In a recent study released this year by Javelin Strategy & Research, one in four data breach notification recipients became a victim of identity fraud. While data breaches can vary in the type of compromised information, each different data element can be used in committing particular types of fraud or the information may be sold on the black market, increasing the chance that the breached data may be misused at some point in the future.
"Identity theft protection is more than just protecting your financial information; it's also about protecting the other elements that help to define us as individuals -- name, address, Social Security number and date of birth," said Steve Schwartz, President of Identity Guard.
"When a consumer receives notice that any of their personally identifiable information may have been breached, they need to take these notices seriously. Personal information can be revealed across several different data sources and it's nearly impossible for consumers to monitor these on their own. We recommend they enroll in an identity monitoring program that will proactively monitor their personal information for them and send activity alerts," Schwartz added.
Identity Guard has put together some identity theft protection tips for consumers that may have been the target of a recent data breach:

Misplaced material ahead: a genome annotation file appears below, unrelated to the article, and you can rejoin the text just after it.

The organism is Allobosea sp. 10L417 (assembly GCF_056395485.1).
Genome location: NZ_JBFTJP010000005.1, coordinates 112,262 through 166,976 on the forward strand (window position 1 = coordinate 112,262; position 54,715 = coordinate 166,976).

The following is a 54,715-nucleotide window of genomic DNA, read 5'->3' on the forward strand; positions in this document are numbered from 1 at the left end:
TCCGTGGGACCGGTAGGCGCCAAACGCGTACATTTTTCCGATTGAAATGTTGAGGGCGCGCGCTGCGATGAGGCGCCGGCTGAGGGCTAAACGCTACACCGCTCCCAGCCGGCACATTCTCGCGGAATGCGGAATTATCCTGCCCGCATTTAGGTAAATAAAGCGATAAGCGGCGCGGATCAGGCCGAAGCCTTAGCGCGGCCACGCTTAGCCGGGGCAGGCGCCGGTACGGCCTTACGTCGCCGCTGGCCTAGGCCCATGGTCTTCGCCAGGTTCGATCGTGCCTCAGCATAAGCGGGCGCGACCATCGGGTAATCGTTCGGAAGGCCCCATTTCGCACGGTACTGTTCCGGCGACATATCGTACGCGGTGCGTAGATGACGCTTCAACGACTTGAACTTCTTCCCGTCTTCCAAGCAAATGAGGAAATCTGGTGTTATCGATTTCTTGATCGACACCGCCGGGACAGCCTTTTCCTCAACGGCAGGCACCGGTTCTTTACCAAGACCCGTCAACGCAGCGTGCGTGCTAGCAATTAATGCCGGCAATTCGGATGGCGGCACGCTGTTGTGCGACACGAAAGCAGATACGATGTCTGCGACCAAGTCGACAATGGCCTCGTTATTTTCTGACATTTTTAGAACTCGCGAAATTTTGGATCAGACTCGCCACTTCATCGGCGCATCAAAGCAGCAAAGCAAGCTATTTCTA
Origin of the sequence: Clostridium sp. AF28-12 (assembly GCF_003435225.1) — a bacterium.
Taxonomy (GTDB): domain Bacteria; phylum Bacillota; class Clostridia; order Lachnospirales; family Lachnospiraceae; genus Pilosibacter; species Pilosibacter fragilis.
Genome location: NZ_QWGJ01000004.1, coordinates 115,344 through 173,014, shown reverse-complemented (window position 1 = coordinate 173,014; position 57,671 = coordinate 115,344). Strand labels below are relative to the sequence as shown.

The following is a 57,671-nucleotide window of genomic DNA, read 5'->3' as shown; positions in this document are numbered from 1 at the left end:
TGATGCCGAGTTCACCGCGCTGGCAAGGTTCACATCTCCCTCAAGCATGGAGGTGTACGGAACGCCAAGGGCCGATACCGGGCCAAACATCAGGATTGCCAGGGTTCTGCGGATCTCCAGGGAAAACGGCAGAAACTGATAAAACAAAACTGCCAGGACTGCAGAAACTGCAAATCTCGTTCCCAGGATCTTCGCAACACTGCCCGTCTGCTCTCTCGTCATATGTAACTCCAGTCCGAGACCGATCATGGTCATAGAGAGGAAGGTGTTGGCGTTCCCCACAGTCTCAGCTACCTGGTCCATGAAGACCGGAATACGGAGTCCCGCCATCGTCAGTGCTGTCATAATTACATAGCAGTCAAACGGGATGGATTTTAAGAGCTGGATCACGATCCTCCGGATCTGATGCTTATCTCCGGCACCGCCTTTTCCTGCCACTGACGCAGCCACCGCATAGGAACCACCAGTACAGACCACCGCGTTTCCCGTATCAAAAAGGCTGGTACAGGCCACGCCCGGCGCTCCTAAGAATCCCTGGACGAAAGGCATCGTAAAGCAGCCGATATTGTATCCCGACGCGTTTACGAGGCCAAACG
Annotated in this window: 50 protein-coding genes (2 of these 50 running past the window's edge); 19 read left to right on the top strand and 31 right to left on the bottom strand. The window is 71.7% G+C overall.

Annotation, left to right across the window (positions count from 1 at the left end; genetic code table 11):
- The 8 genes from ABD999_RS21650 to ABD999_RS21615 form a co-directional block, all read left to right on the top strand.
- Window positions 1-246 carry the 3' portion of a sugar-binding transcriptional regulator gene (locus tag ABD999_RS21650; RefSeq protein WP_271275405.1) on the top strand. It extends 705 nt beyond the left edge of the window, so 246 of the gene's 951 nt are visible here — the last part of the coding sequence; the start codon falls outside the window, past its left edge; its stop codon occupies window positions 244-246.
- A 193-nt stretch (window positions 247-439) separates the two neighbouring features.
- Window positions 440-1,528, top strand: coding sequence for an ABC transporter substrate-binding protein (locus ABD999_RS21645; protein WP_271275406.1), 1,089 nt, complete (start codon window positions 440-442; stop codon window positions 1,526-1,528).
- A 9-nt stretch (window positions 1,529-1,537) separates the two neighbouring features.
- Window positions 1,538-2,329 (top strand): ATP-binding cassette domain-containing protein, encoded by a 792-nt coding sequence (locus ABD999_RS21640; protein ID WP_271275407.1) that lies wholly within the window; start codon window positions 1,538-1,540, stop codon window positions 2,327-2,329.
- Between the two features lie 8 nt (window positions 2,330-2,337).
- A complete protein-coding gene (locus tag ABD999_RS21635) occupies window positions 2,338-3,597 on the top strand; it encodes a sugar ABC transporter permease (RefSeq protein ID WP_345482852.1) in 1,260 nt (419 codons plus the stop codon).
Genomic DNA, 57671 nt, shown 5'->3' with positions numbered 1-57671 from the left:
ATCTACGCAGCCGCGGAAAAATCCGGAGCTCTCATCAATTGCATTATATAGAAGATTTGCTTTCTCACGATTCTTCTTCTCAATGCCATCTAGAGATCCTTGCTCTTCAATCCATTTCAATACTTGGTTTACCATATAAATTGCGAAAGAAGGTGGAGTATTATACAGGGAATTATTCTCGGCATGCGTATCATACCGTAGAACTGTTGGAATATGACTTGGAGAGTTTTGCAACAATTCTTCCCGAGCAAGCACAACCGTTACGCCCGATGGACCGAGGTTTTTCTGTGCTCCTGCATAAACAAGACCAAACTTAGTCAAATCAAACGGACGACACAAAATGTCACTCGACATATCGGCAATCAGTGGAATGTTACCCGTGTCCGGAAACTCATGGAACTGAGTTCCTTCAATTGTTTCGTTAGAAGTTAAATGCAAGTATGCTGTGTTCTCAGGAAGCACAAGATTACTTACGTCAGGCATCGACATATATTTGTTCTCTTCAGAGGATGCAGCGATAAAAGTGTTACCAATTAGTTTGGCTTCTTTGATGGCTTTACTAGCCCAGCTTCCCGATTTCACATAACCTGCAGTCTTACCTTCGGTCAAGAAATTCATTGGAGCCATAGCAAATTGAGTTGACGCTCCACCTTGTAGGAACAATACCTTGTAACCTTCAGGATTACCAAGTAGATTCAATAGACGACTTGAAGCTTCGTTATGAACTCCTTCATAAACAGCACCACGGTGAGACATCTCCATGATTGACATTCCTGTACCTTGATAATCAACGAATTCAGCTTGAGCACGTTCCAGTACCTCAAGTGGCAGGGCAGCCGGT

Change your passwords. If you use the same password across multiple websites, immediately reset your password at each of those sites. Keeping in mind that each account should have its own unique password, made up of numbers, letters and symbols. Never use publicly available information as part of your password. And the longer a password is, the harder it is to guess.
Don't click on email links. Criminals will use phishing attempts to try to get you to disclose more personal information to help them further their attempts at committing potential identity fraud. Never open an email from an unknown sender and avoid downloading file attachments and clicking on embedded links.
Verify a website is safe. It's always best to type out a website address instead of clicking on a link from an email, no matter how legitimate the email may look. Before submitting any personal information, be sure the webpage address begins with 'https' and look for the closed padlock symbol either in the address bar or in the bottom of the screen which indicates a secure connection.
Monitor your financial statements. Even if your financial information was not part of the breach, be sure you monitor all of your financial documents for any suspicious activity and report it immediately as identity thieves could gain access to this information through other methods.
Enroll in an identity monitoring service. Monitoring all areas for potential identity exposure can be both timely and overwhelming.
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